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  1. #1

    I`m looking for a digital painting program to use with Blender...

    I have seen people using Photoshop with various 3d programs. The problem is that I cannot afford any of the photoshop programs.

    1. Do you know of any programs that are affordable (150$-)??

    2. One that will allow me to paint with good color.

    3. Has enough tools to make it worth while.

    4. Has a big community to back it.

    5. And perhaps an artist who uses it, if you know of any??

    I know I am asking alot for such a small price.

    But I would greatly appreciate your help.



  2. #2
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    There are GIMP and "Paint.NET", they are both free. The latter is windows only, unless you have WINE (in case you use GNU/Linux). "Paint.NET" is the one I use (and I don't use 2d bitmap apps much) because it has a really simple interface, and is quite sufficient for my needs. There are plugins for it, you can locate them in the relevant subforum.

    Site: http://www.getpaint.net
    Forum: http://forums.getpaint.net/
    Plugins subforum: http://forums.getpaint.net/index.php...blishing-only/
    Last edited by xol; 25-Jun-12 at 17:26.



  3. #3
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    Paint.NET is very good, but i believe GIMP has more features, especially compared to Photoshop

    http://www.hongkiat.com/blog/11-free...obe-photoshop/



  4. #4
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    True. But if you don't need those features it makes sense to use Paint.NET because it's much cleaner and simpler.



  5. #5
    Donating Member arexma's Avatar
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    Krita (win, linux), PixLr (online), Pixelmator (mac), Mypaint (mac, windows, linux), Pinta (mac, windows, linux), SumoPaint (online)

    How about Photoshop Elements? Or Photoshop Student?
    My superpower? Common sense. It seems so rare these days, it has to be a superpower..
    "Computers are like Old Testament gods; lots of rules and no mercy. - Joseph Campbell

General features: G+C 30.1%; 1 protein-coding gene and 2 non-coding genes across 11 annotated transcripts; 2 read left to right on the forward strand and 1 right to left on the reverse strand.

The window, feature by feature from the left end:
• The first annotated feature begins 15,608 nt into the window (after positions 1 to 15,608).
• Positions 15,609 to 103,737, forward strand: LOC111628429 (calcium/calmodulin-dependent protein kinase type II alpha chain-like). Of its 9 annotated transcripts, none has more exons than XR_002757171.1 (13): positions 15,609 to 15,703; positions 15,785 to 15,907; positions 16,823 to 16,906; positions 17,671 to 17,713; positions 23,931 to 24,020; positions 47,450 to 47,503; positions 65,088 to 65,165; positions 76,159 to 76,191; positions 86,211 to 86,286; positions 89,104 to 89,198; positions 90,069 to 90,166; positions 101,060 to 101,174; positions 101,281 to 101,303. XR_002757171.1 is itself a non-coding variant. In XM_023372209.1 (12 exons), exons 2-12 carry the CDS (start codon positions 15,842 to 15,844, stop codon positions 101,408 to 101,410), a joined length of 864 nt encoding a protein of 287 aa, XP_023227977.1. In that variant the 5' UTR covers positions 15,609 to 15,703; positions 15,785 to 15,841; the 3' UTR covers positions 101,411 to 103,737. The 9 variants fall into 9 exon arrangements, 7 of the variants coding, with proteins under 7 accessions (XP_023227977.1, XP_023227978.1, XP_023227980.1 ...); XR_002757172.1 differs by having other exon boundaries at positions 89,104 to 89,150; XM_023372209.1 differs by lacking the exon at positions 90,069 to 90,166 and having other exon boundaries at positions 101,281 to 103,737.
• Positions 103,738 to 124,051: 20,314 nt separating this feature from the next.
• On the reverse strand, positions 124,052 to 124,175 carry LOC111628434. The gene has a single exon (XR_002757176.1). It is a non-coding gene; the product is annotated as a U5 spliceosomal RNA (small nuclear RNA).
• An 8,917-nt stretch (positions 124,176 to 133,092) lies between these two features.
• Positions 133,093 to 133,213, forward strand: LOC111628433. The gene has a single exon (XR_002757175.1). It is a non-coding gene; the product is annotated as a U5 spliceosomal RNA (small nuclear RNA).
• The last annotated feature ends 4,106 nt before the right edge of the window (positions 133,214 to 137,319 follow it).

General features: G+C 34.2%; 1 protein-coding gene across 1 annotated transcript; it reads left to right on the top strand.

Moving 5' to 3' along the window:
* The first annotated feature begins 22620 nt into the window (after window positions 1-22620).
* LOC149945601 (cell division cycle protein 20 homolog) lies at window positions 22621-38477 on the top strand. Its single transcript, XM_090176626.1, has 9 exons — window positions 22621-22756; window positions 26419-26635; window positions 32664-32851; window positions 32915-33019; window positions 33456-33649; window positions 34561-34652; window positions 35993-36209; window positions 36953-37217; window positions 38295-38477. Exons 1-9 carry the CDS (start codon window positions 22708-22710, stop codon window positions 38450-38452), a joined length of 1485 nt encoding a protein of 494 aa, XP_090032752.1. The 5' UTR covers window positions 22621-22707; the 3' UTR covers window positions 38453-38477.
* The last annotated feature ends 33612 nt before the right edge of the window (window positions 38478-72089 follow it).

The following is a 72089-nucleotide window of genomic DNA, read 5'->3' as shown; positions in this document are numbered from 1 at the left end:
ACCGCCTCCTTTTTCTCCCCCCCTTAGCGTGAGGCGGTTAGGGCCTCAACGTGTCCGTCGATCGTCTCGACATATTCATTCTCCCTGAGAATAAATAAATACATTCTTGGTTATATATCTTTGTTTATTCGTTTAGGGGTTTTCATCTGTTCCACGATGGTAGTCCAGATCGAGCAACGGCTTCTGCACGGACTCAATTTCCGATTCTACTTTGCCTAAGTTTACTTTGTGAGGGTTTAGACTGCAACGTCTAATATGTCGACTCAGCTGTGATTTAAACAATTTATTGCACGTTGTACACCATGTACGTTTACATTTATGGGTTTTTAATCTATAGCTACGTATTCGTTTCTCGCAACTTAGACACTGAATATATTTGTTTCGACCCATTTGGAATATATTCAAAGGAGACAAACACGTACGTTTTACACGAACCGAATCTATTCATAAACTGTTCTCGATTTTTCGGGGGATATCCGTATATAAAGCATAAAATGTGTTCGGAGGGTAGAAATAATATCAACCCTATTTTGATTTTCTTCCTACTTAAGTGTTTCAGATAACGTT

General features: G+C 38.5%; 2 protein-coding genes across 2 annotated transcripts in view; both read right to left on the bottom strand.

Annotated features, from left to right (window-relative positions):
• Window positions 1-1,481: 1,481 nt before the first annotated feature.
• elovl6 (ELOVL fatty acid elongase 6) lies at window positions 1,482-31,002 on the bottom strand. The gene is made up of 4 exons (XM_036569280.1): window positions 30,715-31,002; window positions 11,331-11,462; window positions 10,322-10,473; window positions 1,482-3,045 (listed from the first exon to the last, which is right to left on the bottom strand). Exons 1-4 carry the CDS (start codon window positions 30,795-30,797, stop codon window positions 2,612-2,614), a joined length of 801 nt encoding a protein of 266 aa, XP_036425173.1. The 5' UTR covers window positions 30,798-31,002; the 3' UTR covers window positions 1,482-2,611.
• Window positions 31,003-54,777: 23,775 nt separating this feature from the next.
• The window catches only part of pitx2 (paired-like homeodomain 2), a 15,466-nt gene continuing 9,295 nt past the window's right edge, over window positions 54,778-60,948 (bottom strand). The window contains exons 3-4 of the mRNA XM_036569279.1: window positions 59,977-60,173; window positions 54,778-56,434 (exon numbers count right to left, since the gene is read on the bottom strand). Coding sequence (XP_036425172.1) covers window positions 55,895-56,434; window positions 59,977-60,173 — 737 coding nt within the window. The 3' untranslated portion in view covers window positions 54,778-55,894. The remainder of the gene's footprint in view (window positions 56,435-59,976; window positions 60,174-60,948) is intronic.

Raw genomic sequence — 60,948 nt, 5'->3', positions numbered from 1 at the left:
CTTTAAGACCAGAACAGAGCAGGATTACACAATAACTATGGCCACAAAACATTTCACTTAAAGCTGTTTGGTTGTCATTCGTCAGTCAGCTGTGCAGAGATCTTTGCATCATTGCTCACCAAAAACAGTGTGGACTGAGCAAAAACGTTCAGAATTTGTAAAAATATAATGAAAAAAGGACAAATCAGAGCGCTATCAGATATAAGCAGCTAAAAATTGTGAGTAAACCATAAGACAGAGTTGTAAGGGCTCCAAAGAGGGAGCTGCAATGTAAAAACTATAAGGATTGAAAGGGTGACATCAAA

6. #6
    Donating Member WayStar's Avatar
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    I find that MyPaint and GIMP, both free, do the trick quite nicely on both the Windows machines at work and my Linux boxes at home.

    GIMP is more for single image post processing, and MyPaint is great for painting (especially with a drawing tablet).

    MyPaint http://mypaint.intilinux.com/
    GIMP http://www.gimp.org/



  7. #7
    Member Consideringthepickle's Avatar
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    You should check out David Revoy's blog: http://www.davidrevoy.com/blog
    He was the concept artist for Sintel and Project Mango. He writes a lot about different painting programs and how to use them.
    Also check out his DVD Chaos and Evolutions from the Blender estore. It's really good.



  8. #8
    Member Herbert123's Avatar
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    Also make sure the app you use can handle not only 8bit per channel, but also 16bit per channel files (preferably also 32bit per channel). Gimp's 16 bit support is still kinda wonky. Even Photoshop has trouble with 16bit files and a large chuck of its filters will not work in this mode.

    Some of the reasons you want 16bit per channel support:
    1) for high quality displacement maps in Blender (16bit greyscale supports 65,536 levels, while 8bit only supports 256 levels)
    2) same for high quality bump maps
    3) for HDR (High Dynamic Range) images. Also to edit HDR colour textures based on your own DSLR Raw imagery.
    4) to be able to open and use 16bit/32bit passes from Blender

    The only app I have found so far that fully supports 16bit, has adjustment layers, advanced layer blending like Photoshop, full masking (even multiple layer masks for on layer), LAB/RGB/CMYK support in 8/16/32 bit per channel, HDR, layer styles, and much more, is Photoline. The painting tools are okay, but Mypaint is superior in that respect. 64bit version is available.